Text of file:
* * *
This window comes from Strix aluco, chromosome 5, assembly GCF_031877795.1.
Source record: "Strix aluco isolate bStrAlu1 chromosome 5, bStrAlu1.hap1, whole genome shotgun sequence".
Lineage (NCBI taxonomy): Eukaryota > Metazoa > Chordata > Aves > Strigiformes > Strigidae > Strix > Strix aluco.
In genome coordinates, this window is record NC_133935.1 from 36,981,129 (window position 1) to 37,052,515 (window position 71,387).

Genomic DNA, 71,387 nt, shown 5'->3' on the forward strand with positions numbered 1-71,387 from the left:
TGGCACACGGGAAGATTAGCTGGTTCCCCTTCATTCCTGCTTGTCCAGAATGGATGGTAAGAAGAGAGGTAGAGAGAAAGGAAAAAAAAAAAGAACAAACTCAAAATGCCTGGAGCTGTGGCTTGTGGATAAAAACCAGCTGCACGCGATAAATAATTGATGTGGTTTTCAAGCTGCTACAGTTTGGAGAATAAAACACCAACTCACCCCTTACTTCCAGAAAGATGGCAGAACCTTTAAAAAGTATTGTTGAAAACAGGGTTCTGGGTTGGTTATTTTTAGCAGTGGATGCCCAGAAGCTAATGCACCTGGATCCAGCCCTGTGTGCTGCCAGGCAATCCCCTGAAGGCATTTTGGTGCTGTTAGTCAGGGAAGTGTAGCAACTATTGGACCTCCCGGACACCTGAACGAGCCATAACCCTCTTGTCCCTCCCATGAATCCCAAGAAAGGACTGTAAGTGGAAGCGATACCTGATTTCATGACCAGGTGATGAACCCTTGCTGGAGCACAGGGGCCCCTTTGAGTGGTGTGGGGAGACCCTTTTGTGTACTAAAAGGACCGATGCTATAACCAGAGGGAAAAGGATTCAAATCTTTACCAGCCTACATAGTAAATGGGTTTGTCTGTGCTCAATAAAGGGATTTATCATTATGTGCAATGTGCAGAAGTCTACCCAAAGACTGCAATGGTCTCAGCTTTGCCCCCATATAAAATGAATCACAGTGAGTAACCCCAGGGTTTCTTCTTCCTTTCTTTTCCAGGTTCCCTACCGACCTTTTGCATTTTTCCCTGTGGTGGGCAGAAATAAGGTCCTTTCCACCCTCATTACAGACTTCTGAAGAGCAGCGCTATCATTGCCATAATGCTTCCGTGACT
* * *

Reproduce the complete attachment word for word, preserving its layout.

This window comes from Strix aluco, chromosome 5, assembly GCF_031877795.1.
Source record: "Strix aluco isolate bStrAlu1 chromosome 5, bStrAlu1.hap1, whole genome shotgun sequence".
Lineage (NCBI taxonomy): Eukaryota > Metazoa > Chordata > Aves > Strigiformes > Strigidae > Strix > Strix aluco.
In genome coordinates, this window is record NC_133935.1 from 36,981,129 (window position 1) to 37,052,515 (window position 71,387).

Genomic DNA, 71,387 nt, shown 5'->3' on the forward strand with positions numbered 1-71,387 from the left:
TGGCACACGGGAAGATTAGCTGGTTCCCCTTCATTCCTGCTTGTCCAGAATGGATGGTAAGAAGAGAGGTAGAGAGAAAGGAAAAAAAAAAAGAACAAACTCAAAATGCCTGGAGCTGTGGCTTGTGGATAAAAACCAGCTGCACGCGATAAATAATTGATGTGGTTTTCAAGCTGCTACAGTTTGGAGAATAAAACACCAACTCACCCCTTACTTCCAGAAAGATGGCAGAACCTTTAAAAAGTATTGTTGAAAACAGGGTTCTGGGTTGGTTATTTTTAGCAGTGGATGCCCAGAAGCTAATGCACCTGGATCCAGCCCTGTGTGCTGCCAGGCAATCCCCTGAAGGCATTTTGGTGCTGTTAGTCAGGGAAGTGTAGCAACTATTGGACCTCCCGGACACCTGAACGAGCCATAACCCTCTTGTCCCTCCCATGAATCCCAAGAAAGGACTGTAAGTGGAAGCGATACCTGATTTCATGACCAGGTGATGAACCCTTGCTGGAGCACAGGGGCCCCTTTGAGTGGTGTGGGGAGACCCTTTTGTGTACTAAAAGGACCGATGCTATAACCAGAGGGAAAAGGATTCAAATCTTTACCAGCCTACATAGTAAATGGGTTTGTCTGTGCTCAATAAAGGGATTTATCATTATGTGCAATGTGCAGAAGTCTACCCAAAGACTGCAATGGTCTCAGCTTTGCCCCCATATAAAATGAATCACAGTGAGTAACCCCAGGGTTTCTTCTTCCTTTCTTTTCCAGGTTCCCTACCGACCTTTTGCATTTTTCCCTGTGGTGGGCAGAAATAAGGTCCTTTCCACCCTCATTACAGACTTCTGAAGAGCAGCGCTATCATTGCCATAATGCTTCCGTGACT